Rachel Jenae

Through Their Eyes

It was somewhere between the 10th, or maybe 11th, coat of nail polish that I realized that Dora “fingernail polish” wasn’t gonna cut it. This girl was serious about her nails and bottom line, they needed to show it! So I busted out my real fingernail polish that, I currently had on my own toes, and we went to town. But getting Jo, who just passed her proud 3 year-old landmark, to sit still long enough and let her tiny nails dry was the tricky part. Several repeats later she was beaming! “Aunt Jenae! Aunt Jenae! They’re just like yours!” Pointing to my toes excitedly. Then she wanted her hair done.  Then she wanted her Dora lipstick. All part of a great day in the life of a 3 year old.

Spending time with my niece and nephew is always like a surge of life. Their young curiousity and laughter, worn like a pair of glasses in which they see the world, reminding me to play more and work less. To have tickle fights in the middle of the day. Build forts and hide hide from monsters. Dress up and look beautiful merely because you can. Read books and be captivated by the pictures. Play with play-dough and mix the colors. Talk too loud. Ask for you what you want and ask often. Interrupt often. Squeal. Splash. Cry.   All a part of a great day through their eyes.

But life has a way of sucking the child right out of us all. Child-like faith. Child-like behavior. Child-like anything. We learn quicky that life demands we grow-up and do what we need to do. Want is scheduled for rare moments and even then it is contained and controlled. We soon decide that even letting ‘want’ or ‘desire’ sit in the back room waiting for later only creates a nagging that makes the rest of the day ache with longing. So, before we can feel that ache, we just lock it in the back room, having decided it’s much too painful to hold onto. Instead, we’ll do what’s expected of us. We’ll work hard. We’ll maybe even work to the top, but all the while, desire is forgotten and childish ways put aside.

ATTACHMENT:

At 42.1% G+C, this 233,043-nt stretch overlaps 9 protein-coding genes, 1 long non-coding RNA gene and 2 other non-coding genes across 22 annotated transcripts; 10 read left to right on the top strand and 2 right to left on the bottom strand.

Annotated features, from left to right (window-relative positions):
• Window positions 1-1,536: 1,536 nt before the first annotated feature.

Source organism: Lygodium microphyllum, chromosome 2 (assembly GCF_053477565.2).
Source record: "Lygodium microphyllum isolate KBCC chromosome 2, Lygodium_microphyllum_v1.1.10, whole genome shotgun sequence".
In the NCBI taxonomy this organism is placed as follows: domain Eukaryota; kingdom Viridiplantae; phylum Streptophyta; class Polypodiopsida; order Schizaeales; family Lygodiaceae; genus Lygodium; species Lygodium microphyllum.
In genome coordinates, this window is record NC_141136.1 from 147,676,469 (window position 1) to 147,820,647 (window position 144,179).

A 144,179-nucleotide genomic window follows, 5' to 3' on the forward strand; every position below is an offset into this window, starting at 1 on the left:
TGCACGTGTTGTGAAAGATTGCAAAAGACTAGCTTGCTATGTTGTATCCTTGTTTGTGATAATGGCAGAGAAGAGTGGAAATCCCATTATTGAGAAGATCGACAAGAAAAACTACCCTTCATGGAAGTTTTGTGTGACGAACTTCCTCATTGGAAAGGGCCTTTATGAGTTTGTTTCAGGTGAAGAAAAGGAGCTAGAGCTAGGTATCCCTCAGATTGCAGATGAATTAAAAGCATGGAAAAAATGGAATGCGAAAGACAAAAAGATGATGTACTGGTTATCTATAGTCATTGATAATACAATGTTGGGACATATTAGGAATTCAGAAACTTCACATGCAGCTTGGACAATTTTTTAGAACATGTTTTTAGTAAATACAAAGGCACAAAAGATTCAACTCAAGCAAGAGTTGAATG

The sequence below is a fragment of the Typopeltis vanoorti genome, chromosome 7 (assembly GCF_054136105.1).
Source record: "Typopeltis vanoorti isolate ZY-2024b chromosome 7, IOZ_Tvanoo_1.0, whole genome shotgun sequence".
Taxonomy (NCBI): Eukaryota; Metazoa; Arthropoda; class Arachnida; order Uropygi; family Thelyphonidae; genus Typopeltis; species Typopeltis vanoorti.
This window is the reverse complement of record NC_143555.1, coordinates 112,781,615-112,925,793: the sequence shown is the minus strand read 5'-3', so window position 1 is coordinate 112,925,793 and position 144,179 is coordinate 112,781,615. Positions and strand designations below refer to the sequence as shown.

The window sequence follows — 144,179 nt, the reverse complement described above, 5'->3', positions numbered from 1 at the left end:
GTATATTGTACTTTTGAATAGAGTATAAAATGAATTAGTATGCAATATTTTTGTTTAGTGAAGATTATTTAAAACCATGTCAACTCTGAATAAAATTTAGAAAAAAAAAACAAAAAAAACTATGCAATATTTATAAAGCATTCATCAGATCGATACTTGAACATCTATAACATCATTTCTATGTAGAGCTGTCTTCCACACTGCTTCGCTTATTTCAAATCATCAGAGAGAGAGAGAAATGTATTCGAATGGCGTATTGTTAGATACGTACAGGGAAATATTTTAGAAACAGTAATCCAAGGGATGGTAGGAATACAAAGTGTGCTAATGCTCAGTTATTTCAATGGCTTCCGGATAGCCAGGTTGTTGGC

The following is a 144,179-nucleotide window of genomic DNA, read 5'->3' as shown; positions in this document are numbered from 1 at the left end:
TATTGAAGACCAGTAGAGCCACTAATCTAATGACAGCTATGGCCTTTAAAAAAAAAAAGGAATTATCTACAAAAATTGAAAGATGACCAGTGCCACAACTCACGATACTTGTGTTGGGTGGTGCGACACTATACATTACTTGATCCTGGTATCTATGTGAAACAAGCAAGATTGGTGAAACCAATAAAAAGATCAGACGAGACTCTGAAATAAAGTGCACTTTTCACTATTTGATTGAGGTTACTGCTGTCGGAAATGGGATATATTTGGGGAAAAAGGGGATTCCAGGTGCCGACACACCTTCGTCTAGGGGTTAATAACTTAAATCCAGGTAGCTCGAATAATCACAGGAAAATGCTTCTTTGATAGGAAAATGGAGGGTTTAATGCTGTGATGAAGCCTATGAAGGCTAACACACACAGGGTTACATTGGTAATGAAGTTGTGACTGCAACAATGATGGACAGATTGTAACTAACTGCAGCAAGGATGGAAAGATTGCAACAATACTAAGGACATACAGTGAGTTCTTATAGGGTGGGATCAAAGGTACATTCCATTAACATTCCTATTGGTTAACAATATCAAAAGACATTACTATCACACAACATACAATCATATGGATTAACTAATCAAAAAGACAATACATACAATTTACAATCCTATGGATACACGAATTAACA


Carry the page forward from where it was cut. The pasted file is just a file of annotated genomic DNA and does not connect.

I recently had a conversation with a young woman I know very well. We were discussing life and dreams and where God seems to be leading her. She was sharing with me a great many big and beautiful things that are in her heart of hearts, the things that often don’t even get glimpsed at by others on the surface, but then she stopped.  Almost backing out of a door she’d started to open, and she said “I just want whatever God wants for me”. The conversation carried on a little longer, but I could feel her withdrawing and closing that door again.  Safely closed, dreams enclosed.  

I walked away with the picture of her retreat heavy on my heart.  The phrase she’d used to shut the door reciting in my mind, “whatever He wants for me.”  

A few days ago I met a homeless man while getting into my car at the grocery store.  He asked if he could approach me closer and speak with me.  I told him yes, and continued digging in my purse for my car keys, loaded down by the 6 bags I was carrying all on one arm.  The man began speaking, head held low, almost mumbling, repeating the same phrase about how he knows there’s nice folks around these parts.  As I loaded the groceries in my car and freed my arm I turned to give him my full attention.  He had yet to ask me for anything.  After a several more minutes I finally asked him, “Sir, how can I help you?” Continuing to hold his head low he responded, “Oh just whatever, whatever you can“.  I told him I never carried cash and asked again what else I could do for him, thinking surely he’d ask for food or a car ride-seeing how I had both.  I asked him 3x’s and each time got the same response, “whatever, just whatever“.   I drove away burdened by the simple fact that this man couldn’t answer me.  Even for the most basic things, he had locked that room of his heart, way in the back, hidden and probably forgotten, but he no longer knew what it was he really wanted.

Somewhere between the heart of a child and growing up in to full fledged ‘grown-ups’, our minds and hearts have had a disconnect.  We rarely ask God for what we really want, assuming that would be too much to ask and only setting ourselves up for disappointment.  We settle for doing what is good and right and asked of us.  There’s no risk there.  We put aside passages like these:

May he give you the desire of your heart and make all your plans succeed. -Psalms 20:4

You have granted him his heart’s desire and have not withheld the request of his lips. -Psalms 21:2

Take delight in the LORD, and he will give you the desires of your heart. -Psalms 37:4

We shut the door and forget where we put the key and any time we might, maybe, possibly hear God ask us, “What can I do for you?” or “What do you want?” we pass it off as our own selfish desire, forgetting He is the originator of all of those dreams and desires in the first place.  But…maybe…quite possibly… He wants to take you back to the simplicity of being a child.